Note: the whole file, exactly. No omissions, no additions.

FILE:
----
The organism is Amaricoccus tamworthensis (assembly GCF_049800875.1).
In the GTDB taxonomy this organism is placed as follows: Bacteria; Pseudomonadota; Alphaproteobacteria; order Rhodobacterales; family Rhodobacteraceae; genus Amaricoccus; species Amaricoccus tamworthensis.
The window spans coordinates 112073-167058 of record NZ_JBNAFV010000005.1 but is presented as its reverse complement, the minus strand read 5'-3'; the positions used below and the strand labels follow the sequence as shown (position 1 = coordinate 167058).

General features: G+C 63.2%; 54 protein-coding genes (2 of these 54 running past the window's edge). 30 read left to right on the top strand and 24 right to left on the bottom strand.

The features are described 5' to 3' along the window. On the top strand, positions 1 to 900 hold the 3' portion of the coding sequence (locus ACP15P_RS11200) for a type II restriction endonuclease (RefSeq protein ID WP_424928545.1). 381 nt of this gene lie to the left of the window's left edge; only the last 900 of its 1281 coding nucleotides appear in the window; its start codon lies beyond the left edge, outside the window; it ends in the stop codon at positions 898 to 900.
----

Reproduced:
The organism is Amaricoccus tamworthensis (assembly GCF_049800875.1).
In the GTDB taxonomy this organism is placed as follows: Bacteria; Pseudomonadota; Alphaproteobacteria; order Rhodobacterales; family Rhodobacteraceae; genus Amaricoccus; species Amaricoccus tamworthensis.
The window spans coordinates 112073-167058 of record NZ_JBNAFV010000005.1 but is presented as its reverse complement, the minus strand read 5'-3'; the positions used below and the strand labels follow the sequence as shown (position 1 = coordinate 167058).

General features: G+C 63.2%; 54 protein-coding genes (2 of these 54 running past the window's edge). 30 read left to right on the top strand and 24 right to left on the bottom strand.

The features are described 5' to 3' along the window. On the top strand, positions 1 to 900 hold the 3' portion of the coding sequence (locus ACP15P_RS11200) for a type II restriction endonuclease (RefSeq protein ID WP_424928545.1). 381 nt of this gene lie to the left of the window's left edge; only the last 900 of its 1281 coding nucleotides appear in the window; its start codon lies beyond the left edge, outside the window; it ends in the stop codon at positions 898 to 900.